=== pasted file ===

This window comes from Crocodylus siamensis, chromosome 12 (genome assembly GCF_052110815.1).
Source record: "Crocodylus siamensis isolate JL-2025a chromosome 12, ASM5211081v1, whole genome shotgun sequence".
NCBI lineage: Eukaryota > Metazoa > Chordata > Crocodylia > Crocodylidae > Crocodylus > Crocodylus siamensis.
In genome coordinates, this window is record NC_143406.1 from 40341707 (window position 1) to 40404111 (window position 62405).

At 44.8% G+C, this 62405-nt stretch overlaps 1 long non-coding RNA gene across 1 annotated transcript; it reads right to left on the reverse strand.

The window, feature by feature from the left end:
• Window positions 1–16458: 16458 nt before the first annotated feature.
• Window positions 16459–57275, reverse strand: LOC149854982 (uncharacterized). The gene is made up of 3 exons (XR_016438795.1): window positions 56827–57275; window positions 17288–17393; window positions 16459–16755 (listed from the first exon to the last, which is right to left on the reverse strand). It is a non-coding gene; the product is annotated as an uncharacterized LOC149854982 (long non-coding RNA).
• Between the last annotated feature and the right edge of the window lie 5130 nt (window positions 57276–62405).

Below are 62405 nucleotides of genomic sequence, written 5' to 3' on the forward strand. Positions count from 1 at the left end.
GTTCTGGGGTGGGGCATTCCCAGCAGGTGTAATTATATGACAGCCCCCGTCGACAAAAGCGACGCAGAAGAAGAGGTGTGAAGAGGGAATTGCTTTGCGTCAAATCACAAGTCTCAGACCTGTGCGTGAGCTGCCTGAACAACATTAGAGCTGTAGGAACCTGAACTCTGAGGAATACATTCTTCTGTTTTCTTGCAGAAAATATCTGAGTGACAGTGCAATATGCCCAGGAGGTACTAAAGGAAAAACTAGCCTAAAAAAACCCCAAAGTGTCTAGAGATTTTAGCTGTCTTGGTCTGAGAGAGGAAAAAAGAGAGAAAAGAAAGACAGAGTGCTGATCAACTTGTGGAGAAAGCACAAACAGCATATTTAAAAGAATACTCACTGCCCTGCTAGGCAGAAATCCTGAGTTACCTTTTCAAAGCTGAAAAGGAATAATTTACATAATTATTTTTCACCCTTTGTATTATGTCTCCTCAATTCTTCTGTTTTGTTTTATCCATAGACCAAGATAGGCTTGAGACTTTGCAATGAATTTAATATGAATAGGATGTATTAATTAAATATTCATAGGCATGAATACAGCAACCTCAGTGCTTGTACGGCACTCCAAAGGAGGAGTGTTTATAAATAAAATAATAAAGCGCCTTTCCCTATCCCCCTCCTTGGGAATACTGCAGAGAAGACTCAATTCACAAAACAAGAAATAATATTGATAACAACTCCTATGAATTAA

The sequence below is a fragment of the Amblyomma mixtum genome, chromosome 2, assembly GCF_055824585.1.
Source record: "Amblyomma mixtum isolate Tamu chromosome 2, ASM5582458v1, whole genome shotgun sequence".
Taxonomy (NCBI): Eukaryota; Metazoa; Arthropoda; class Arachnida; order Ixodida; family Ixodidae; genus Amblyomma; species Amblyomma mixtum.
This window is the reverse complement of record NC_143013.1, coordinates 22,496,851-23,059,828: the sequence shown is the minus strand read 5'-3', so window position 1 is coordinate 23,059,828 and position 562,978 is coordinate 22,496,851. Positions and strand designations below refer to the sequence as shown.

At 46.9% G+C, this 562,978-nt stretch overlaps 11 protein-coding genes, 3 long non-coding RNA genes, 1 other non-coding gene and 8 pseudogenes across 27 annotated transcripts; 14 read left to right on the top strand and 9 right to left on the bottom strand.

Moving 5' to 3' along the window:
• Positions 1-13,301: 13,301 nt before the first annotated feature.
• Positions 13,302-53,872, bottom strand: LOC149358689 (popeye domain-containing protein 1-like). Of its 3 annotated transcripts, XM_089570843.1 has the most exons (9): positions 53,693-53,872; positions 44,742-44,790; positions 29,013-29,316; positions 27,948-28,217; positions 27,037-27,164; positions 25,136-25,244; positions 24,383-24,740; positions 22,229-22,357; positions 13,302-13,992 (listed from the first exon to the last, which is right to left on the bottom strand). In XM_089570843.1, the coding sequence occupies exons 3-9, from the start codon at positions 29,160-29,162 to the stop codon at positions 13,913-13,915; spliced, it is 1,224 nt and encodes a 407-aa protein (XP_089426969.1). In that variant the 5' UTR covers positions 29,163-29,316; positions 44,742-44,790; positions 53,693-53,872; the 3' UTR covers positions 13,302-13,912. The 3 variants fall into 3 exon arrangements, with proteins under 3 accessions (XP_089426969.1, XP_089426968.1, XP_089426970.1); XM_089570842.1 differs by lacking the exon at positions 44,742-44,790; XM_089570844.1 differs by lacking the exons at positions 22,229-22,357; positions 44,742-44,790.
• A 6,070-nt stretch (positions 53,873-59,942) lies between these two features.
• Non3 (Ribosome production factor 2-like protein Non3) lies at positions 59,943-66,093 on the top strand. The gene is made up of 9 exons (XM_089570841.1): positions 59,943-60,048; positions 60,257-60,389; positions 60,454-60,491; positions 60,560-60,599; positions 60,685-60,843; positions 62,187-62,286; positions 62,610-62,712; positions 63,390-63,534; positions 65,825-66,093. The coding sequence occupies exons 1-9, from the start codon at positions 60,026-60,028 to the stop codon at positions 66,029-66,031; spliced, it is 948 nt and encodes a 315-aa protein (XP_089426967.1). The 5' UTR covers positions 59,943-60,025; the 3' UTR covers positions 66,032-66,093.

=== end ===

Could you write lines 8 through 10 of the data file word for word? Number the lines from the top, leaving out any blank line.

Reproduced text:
• Window positions 16459–57275, reverse strand: LOC149854982 (uncharacterized). The gene is made up of 3 exons (XR_016438795.1): window positions 56827–57275; window positions 17288–17393; window positions 16459–16755 (listed from the first exon to the last, which is right to left on the reverse strand). It is a non-coding gene; the product is annotated as an uncharacterized LOC149854982 (long non-coding RNA).
• Between the last annotated feature and the right edge of the window lie 5130 nt (window positions 57276–62405).

Below are 62405 nucleotides of genomic sequence, written 5' to 3' on the forward strand. Positions count from 1 at the left end.